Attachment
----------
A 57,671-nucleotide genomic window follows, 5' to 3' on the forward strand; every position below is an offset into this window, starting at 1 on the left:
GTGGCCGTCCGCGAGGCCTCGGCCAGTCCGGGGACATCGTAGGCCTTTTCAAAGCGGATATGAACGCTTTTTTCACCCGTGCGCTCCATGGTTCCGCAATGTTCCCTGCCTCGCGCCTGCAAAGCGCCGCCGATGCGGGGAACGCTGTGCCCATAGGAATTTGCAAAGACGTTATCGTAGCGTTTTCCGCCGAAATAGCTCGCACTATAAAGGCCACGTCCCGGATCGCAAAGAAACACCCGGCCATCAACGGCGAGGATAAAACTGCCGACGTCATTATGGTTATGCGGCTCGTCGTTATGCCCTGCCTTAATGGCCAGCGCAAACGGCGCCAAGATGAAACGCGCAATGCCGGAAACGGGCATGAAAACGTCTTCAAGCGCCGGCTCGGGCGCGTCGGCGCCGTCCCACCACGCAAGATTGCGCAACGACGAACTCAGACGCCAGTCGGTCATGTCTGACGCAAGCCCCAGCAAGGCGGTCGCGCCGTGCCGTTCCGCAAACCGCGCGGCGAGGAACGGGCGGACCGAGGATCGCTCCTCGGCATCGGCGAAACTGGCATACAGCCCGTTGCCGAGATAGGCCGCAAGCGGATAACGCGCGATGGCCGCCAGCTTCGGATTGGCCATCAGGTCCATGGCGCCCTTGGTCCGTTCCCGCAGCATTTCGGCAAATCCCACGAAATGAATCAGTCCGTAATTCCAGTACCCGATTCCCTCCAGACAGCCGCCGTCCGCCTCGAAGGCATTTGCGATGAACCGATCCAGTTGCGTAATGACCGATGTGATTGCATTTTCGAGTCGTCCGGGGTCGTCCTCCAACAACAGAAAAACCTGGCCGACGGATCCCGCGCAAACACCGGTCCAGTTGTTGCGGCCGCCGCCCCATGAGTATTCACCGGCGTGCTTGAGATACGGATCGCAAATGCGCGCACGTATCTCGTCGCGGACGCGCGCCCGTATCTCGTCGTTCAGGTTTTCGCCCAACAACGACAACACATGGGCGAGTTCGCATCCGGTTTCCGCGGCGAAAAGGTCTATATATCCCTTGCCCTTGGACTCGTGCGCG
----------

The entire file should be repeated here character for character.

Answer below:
A 57,671-nucleotide genomic window follows, 5' to 3' on the forward strand; every position below is an offset into this window, starting at 1 on the left:
GTGGCCGTCCGCGAGGCCTCGGCCAGTCCGGGGACATCGTAGGCCTTTTCAAAGCGGATATGAACGCTTTTTTCACCCGTGCGCTCCATGGTTCCGCAATGTTCCCTGCCTCGCGCCTGCAAAGCGCCGCCGATGCGGGGAACGCTGTGCCCATAGGAATTTGCAAAGACGTTATCGTAGCGTTTTCCGCCGAAATAGCTCGCACTATAAAGGCCACGTCCCGGATCGCAAAGAAACACCCGGCCATCAACGGCGAGGATAAAACTGCCGACGTCATTATGGTTATGCGGCTCGTCGTTATGCCCTGCCTTAATGGCCAGCGCAAACGGCGCCAAGATGAAACGCGCAATGCCGGAAACGGGCATGAAAACGTCTTCAAGCGCCGGCTCGGGCGCGTCGGCGCCGTCCCACCACGCAAGATTGCGCAACGACGAACTCAGACGCCAGTCGGTCATGTCTGACGCAAGCCCCAGCAAGGCGGTCGCGCCGTGCCGTTCCGCAAACCGCGCGGCGAGGAACGGGCGGACCGAGGATCGCTCCTCGGCATCGGCGAAACTGGCATACAGCCCGTTGCCGAGATAGGCCGCAAGCGGATAACGCGCGATGGCCGCCAGCTTCGGATTGGCCATCAGGTCCATGGCGCCCTTGGTCCGTTCCCGCAGCATTTCGGCAAATCCCACGAAATGAATCAGTCCGTAATTCCAGTACCCGATTCCCTCCAGACAGCCGCCGTCCGCCTCGAAGGCATTTGCGATGAACCGATCCAGTTGCGTAATGACCGATGTGATTGCATTTTCGAGTCGTCCGGGGTCGTCCTCCAACAACAGAAAAACCTGGCCGACGGATCCCGCGCAAACACCGGTCCAGTTGTTGCGGCCGCCGCCCCATGAGTATTCACCGGCGTGCTTGAGATACGGATCGCAAATGCGCGCACGTATCTCGTCGCGGACGCGCGCCCGTATCTCGTCGTTCAGGTTTTCGCCCAACAACGACAACACATGGGCGAGTTCGCATCCGGTTTCCGCGGCGAAAAGGTCTATATATCCCTTGCCCTTGGACTCGTGCGCG